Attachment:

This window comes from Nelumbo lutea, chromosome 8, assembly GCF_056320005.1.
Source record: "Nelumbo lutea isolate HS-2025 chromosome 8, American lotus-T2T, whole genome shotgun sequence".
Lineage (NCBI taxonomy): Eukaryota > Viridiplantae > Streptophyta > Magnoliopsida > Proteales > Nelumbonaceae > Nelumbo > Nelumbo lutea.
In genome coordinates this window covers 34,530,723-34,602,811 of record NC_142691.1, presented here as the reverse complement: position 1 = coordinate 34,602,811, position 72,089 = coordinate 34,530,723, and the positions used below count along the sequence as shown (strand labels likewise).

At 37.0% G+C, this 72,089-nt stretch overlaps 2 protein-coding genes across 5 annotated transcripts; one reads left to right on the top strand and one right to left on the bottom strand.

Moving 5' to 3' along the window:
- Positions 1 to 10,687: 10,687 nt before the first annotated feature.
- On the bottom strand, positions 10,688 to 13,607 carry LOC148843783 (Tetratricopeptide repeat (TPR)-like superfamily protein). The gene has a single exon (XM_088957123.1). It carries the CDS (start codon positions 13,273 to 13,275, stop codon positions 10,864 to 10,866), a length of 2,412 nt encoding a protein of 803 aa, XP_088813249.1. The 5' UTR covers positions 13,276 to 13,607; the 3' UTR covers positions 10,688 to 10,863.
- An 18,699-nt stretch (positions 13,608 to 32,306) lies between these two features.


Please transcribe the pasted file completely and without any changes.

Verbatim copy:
This window comes from Nelumbo lutea, chromosome 8, assembly GCF_056320005.1.
Source record: "Nelumbo lutea isolate HS-2025 chromosome 8, American lotus-T2T, whole genome shotgun sequence".
Lineage (NCBI taxonomy): Eukaryota > Viridiplantae > Streptophyta > Magnoliopsida > Proteales > Nelumbonaceae > Nelumbo > Nelumbo lutea.
In genome coordinates this window covers 34,530,723-34,602,811 of record NC_142691.1, presented here as the reverse complement: position 1 = coordinate 34,602,811, position 72,089 = coordinate 34,530,723, and the positions used below count along the sequence as shown (strand labels likewise).

At 37.0% G+C, this 72,089-nt stretch overlaps 2 protein-coding genes across 5 annotated transcripts; one reads left to right on the top strand and one right to left on the bottom strand.

Moving 5' to 3' along the window:
- Positions 1 to 10,687: 10,687 nt before the first annotated feature.
- On the bottom strand, positions 10,688 to 13,607 carry LOC148843783 (Tetratricopeptide repeat (TPR)-like superfamily protein). The gene has a single exon (XM_088957123.1). It carries the CDS (start codon positions 13,273 to 13,275, stop codon positions 10,864 to 10,866), a length of 2,412 nt encoding a protein of 803 aa, XP_088813249.1. The 5' UTR covers positions 13,276 to 13,607; the 3' UTR covers positions 10,688 to 10,863.
- An 18,699-nt stretch (positions 13,608 to 32,306) lies between these two features.